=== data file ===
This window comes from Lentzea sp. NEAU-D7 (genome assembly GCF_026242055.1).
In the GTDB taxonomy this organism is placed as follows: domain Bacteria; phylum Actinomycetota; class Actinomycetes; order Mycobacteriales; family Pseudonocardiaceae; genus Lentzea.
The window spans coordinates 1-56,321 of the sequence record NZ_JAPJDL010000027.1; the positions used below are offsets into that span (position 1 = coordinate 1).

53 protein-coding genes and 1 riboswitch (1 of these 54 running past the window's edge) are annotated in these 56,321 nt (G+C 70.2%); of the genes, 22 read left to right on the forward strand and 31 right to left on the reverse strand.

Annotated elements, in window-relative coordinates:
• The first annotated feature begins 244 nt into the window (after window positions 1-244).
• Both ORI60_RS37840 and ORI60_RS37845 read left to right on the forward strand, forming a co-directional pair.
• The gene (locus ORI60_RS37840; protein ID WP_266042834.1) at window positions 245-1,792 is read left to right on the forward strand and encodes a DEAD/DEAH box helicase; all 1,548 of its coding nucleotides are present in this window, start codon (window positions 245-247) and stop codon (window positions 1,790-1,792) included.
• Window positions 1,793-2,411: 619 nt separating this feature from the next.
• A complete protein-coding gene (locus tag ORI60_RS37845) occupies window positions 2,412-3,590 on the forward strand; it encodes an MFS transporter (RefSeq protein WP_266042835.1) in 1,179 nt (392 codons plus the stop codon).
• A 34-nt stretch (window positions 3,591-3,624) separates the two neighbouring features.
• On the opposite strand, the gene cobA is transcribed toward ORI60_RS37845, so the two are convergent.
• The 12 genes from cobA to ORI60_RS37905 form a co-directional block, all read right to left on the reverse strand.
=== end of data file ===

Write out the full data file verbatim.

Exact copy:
This window comes from Lentzea sp. NEAU-D7 (genome assembly GCF_026242055.1).
In the GTDB taxonomy this organism is placed as follows: domain Bacteria; phylum Actinomycetota; class Actinomycetes; order Mycobacteriales; family Pseudonocardiaceae; genus Lentzea.
The window spans coordinates 1-56,321 of the sequence record NZ_JAPJDL010000027.1; the positions used below are offsets into that span (position 1 = coordinate 1).

53 protein-coding genes and 1 riboswitch (1 of these 54 running past the window's edge) are annotated in these 56,321 nt (G+C 70.2%); of the genes, 22 read left to right on the forward strand and 31 right to left on the reverse strand.

Annotated elements, in window-relative coordinates:
• The first annotated feature begins 244 nt into the window (after window positions 1-244).
• Both ORI60_RS37840 and ORI60_RS37845 read left to right on the forward strand, forming a co-directional pair.
• The gene (locus ORI60_RS37840; protein ID WP_266042834.1) at window positions 245-1,792 is read left to right on the forward strand and encodes a DEAD/DEAH box helicase; all 1,548 of its coding nucleotides are present in this window, start codon (window positions 245-247) and stop codon (window positions 1,790-1,792) included.
• Window positions 1,793-2,411: 619 nt separating this feature from the next.
• A complete protein-coding gene (locus tag ORI60_RS37845) occupies window positions 2,412-3,590 on the forward strand; it encodes an MFS transporter (RefSeq protein WP_266042835.1) in 1,179 nt (392 codons plus the stop codon).
• A 34-nt stretch (window positions 3,591-3,624) separates the two neighbouring features.
• On the opposite strand, the gene cobA is transcribed toward ORI60_RS37845, so the two are convergent.
• The 12 genes from cobA to ORI60_RS37905 form a co-directional block, all read right to left on the reverse strand.